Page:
As J. Bottum defends his "children," younger associates of his at The Weekly Standard who may lack discrimination in their praise of movies, may I defend my old dog, who scared them (and may have even chewed on them). I beg reconsideration of the judgments of the Warren Court, that is, of Spencer Warren, who sternly accused them of "aesthetic relativism." But first we need to scope out the esoteric message. (I note that in the list of nine items that begins his essay, "the esoteric" is the fifth or middle term; we're on the same wavelength, Jody!)
First of all, this East Coast-West Coast Straussian business obfuscates and is itself a case of "geographic relativism." Let's use the term Jaffanese American (or Declaration of Independence conservative) rather than "West-Coast Straussian." I do not know that Warren belongs to either "gang" (as The New Republic once put it). Second, Warren explicitly praises The Weekly Standard as "a distinguished conservative journal" and one of the authors he criticizes as "estimable," nonetheless. Nowhere does he call any of the reviewers moral relativists or nihilists. And I too would affirm the importance of the Standard for preserving and enhancing American liberty and virtue. In particular, the Books and Arts section (for which I have written) features contributions of enduring significance.
But when we accept as given the crudeness of our times, we allow corrosion to seep into our souls. A lack of discrimination in minor matters may betoken a graver crisis. The Spencer Warren Report's major point in defending the '50s was not that it represented some height of Western Civilization, as Bottum presents, but rather that its movies showed visually (i.e., aesthetically) a decency that is lacking in current popular entertainment. Here are standards that we can readily find at a respectable local video store and measure ourselves against.
Finally, lest the Claremont Institute be taken as embracing a Warren Report single-bullet hypothesis, let us note the variety of movie reviews we publish. In our method we whole-heartedly agree with Bottum: "The esoteric purpose of those reviews—finishing with a little Straussianism—is to pick out from amidst the dreck of contemporary culture a few elements that entertain and instruct." Those elements will vary from occasion to occasion, from film to film. I would argue that, for example, "The Terminator" has edifying elements of Christian allegory. I don't know that the violence of "The Godfather" or "Saving Private Ryan" is worse than that found in, say, John Wayne's "The Searchers"—all fine films. As we should be elevated, not repelled, by the shock of Flannery O'Connor's stories, so should we approach some instances of contemporary art, including movies, in the spirit of Aristotelian wonder.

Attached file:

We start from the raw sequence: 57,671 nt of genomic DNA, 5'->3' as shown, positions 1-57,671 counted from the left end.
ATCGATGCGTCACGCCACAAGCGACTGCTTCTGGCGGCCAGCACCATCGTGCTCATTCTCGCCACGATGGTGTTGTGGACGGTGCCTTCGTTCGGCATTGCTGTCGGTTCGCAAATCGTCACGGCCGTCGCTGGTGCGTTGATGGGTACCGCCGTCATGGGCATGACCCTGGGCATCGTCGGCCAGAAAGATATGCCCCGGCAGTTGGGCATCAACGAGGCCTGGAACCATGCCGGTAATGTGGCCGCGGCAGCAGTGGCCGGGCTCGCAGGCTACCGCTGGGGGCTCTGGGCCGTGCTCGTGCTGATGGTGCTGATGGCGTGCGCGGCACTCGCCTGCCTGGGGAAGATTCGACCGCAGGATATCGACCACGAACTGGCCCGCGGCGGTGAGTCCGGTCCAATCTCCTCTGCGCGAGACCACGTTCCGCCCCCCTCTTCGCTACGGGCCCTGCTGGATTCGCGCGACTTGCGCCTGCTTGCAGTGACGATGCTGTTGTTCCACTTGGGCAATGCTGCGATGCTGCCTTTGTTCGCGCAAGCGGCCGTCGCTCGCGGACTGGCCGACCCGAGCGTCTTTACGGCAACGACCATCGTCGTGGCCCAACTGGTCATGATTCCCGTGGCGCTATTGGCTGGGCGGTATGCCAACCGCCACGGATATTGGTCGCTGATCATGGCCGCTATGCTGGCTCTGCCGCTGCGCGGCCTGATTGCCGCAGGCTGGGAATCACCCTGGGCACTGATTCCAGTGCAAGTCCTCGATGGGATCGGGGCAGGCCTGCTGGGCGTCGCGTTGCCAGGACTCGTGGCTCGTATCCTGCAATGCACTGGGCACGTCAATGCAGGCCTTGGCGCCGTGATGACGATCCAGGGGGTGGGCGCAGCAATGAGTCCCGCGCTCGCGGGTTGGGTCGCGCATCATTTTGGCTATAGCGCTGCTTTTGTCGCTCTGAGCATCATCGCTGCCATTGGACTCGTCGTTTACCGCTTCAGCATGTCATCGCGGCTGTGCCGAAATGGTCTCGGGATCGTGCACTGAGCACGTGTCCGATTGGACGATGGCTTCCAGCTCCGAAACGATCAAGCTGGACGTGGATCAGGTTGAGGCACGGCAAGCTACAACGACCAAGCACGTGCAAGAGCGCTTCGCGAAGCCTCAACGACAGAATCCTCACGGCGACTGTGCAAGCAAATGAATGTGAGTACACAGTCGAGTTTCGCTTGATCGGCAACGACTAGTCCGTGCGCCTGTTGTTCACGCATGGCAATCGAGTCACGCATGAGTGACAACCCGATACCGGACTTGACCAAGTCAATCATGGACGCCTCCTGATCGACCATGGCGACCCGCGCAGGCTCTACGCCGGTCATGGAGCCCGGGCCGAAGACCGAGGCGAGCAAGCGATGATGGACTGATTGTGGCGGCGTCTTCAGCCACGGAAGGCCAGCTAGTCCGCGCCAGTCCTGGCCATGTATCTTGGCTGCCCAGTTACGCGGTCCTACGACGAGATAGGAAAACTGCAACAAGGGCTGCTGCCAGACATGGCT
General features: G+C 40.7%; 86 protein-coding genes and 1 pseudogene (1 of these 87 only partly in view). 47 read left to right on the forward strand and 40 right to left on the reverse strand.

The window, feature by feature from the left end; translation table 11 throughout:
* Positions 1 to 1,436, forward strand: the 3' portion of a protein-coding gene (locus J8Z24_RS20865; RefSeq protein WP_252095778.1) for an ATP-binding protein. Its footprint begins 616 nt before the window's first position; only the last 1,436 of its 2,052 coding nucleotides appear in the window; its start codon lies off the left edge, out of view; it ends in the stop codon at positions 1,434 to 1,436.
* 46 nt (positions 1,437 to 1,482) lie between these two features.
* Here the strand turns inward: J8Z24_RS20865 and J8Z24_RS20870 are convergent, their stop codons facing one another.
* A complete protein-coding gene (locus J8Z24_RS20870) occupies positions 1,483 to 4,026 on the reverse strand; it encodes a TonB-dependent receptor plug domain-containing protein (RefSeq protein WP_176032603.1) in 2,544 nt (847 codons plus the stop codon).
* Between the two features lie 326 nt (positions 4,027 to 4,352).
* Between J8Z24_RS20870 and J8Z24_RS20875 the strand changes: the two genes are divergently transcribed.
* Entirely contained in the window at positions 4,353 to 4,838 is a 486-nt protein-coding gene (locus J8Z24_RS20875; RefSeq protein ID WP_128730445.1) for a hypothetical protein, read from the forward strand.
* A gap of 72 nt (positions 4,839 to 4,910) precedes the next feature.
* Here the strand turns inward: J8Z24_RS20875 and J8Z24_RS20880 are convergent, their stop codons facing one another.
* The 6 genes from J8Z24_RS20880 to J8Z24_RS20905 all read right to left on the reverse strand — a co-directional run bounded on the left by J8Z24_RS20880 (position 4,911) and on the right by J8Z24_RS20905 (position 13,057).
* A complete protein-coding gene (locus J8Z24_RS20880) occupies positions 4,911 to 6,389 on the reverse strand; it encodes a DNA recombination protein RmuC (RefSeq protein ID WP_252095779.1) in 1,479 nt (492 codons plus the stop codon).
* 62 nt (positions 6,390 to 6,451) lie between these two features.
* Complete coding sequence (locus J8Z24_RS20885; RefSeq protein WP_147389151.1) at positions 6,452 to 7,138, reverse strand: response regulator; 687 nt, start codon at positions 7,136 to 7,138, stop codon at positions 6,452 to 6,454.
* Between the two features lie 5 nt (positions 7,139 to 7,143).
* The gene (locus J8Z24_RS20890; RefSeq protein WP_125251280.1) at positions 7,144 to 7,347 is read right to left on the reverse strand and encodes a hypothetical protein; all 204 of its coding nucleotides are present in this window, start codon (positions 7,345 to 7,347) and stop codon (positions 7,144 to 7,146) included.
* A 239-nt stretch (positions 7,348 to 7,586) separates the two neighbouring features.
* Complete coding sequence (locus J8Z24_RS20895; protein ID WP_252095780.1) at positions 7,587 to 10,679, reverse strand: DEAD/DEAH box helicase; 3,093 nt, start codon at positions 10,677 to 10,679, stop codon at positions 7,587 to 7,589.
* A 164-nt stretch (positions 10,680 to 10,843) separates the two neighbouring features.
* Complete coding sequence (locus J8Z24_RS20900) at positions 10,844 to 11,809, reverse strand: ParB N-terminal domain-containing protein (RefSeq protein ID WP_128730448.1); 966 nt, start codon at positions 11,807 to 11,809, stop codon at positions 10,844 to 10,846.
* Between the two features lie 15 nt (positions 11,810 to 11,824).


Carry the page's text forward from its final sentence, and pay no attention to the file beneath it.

Insightful older moviegoers such as Warren offer the younger ones a universe they may be unaware of and which may improve the contributions they will surely make throughout their rising careers. That was education we felt worth imparting. In this regard, consider some Claremont-style objections to the examples of '50s puerility and other judgments Bottum raises: Bob Hope went to entertain the troops. Jayne Mansfield was a pin-up, not an actress. "Texas Chain Saw Massacre" and "High Plains Drifter" (a copycatting of Kurosawa) are in fact highly moralistic movies. (Warren, by the way, has in fact never endorsed either film; Bottum must have gotten that notion from an internet posting of someone else with the same name and from a misreading of his National Review cover story on conservative movies.) We Jaffanese-American-Declaration conservatives place morality over aesthetics and often over even metaphysics. (Compare my review of
"Chicago" on our website, with John Podhoretz's in the Standard. [On the web for subscribers only.]) Not that I want to pick a fight, you understand.